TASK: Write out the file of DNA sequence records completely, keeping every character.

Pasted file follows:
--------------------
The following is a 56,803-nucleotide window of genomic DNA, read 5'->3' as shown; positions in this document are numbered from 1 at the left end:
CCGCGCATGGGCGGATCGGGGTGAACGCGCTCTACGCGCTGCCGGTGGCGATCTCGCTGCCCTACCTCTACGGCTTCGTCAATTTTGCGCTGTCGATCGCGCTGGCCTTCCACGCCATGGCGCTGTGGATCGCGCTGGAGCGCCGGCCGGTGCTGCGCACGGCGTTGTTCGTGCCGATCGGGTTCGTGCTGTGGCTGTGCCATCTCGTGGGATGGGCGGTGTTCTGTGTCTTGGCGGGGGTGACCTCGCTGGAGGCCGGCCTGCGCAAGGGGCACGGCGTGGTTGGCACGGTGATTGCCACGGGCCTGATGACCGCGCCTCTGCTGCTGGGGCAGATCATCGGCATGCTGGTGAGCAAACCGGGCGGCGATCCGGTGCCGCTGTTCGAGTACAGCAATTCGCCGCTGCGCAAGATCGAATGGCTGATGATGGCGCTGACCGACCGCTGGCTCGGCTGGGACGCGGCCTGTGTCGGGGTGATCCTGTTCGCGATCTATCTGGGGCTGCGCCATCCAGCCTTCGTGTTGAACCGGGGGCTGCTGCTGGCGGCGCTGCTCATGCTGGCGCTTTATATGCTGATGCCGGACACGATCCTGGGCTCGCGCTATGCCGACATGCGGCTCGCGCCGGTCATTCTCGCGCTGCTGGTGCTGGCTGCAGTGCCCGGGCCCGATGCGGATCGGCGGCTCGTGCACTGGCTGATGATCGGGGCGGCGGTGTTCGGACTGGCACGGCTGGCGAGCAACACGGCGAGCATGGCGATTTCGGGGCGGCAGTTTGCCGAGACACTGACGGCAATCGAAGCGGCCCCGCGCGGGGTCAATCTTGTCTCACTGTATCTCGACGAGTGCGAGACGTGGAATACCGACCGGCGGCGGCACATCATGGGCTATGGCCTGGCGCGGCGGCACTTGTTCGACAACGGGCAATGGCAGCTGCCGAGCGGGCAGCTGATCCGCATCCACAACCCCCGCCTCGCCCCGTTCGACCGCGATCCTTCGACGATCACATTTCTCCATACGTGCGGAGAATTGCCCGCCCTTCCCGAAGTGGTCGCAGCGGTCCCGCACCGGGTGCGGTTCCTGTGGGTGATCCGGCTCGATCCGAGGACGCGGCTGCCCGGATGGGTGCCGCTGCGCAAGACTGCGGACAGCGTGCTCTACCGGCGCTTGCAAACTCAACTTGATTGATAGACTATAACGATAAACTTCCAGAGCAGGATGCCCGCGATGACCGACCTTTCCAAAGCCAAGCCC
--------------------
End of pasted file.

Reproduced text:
The following is a 56,803-nucleotide window of genomic DNA, read 5'->3' as shown; positions in this document are numbered from 1 at the left end:
CCGCGCATGGGCGGATCGGGGTGAACGCGCTCTACGCGCTGCCGGTGGCGATCTCGCTGCCCTACCTCTACGGCTTCGTCAATTTTGCGCTGTCGATCGCGCTGGCCTTCCACGCCATGGCGCTGTGGATCGCGCTGGAGCGCCGGCCGGTGCTGCGCACGGCGTTGTTCGTGCCGATCGGGTTCGTGCTGTGGCTGTGCCATCTCGTGGGATGGGCGGTGTTCTGTGTCTTGGCGGGGGTGACCTCGCTGGAGGCCGGCCTGCGCAAGGGGCACGGCGTGGTTGGCACGGTGATTGCCACGGGCCTGATGACCGCGCCTCTGCTGCTGGGGCAGATCATCGGCATGCTGGTGAGCAAACCGGGCGGCGATCCGGTGCCGCTGTTCGAGTACAGCAATTCGCCGCTGCGCAAGATCGAATGGCTGATGATGGCGCTGACCGACCGCTGGCTCGGCTGGGACGCGGCCTGTGTCGGGGTGATCCTGTTCGCGATCTATCTGGGGCTGCGCCATCCAGCCTTCGTGTTGAACCGGGGGCTGCTGCTGGCGGCGCTGCTCATGCTGGCGCTTTATATGCTGATGCCGGACACGATCCTGGGCTCGCGCTATGCCGACATGCGGCTCGCGCCGGTCATTCTCGCGCTGCTGGTGCTGGCTGCAGTGCCCGGGCCCGATGCGGATCGGCGGCTCGTGCACTGGCTGATGATCGGGGCGGCGGTGTTCGGACTGGCACGGCTGGCGAGCAACACGGCGAGCATGGCGATTTCGGGGCGGCAGTTTGCCGAGACACTGACGGCAATCGAAGCGGCCCCGCGCGGGGTCAATCTTGTCTCACTGTATCTCGACGAGTGCGAGACGTGGAATACCGACCGGCGGCGGCACATCATGGGCTATGGCCTGGCGCGGCGGCACTTGTTCGACAACGGGCAATGGCAGCTGCCGAGCGGGCAGCTGATCCGCATCCACAACCCCCGCCTCGCCCCGTTCGACCGCGATCCTTCGACGATCACATTTCTCCATACGTGCGGAGAATTGCCCGCCCTTCCCGAAGTGGTCGCAGCGGTCCCGCACCGGGTGCGGTTCCTGTGGGTGATCCGGCTCGATCCGAGGACGCGGCTGCCCGGATGGGTGCCGCTGCGCAAGACTGCGGACAGCGTGCTCTACCGGCGCTTGCAAACTCAACTTGATTGATAGACTATAACGATAAACTTCCAGAGCAGGATGCCCGCGATGACCGACCTTTCCAAAGCCAAGCCC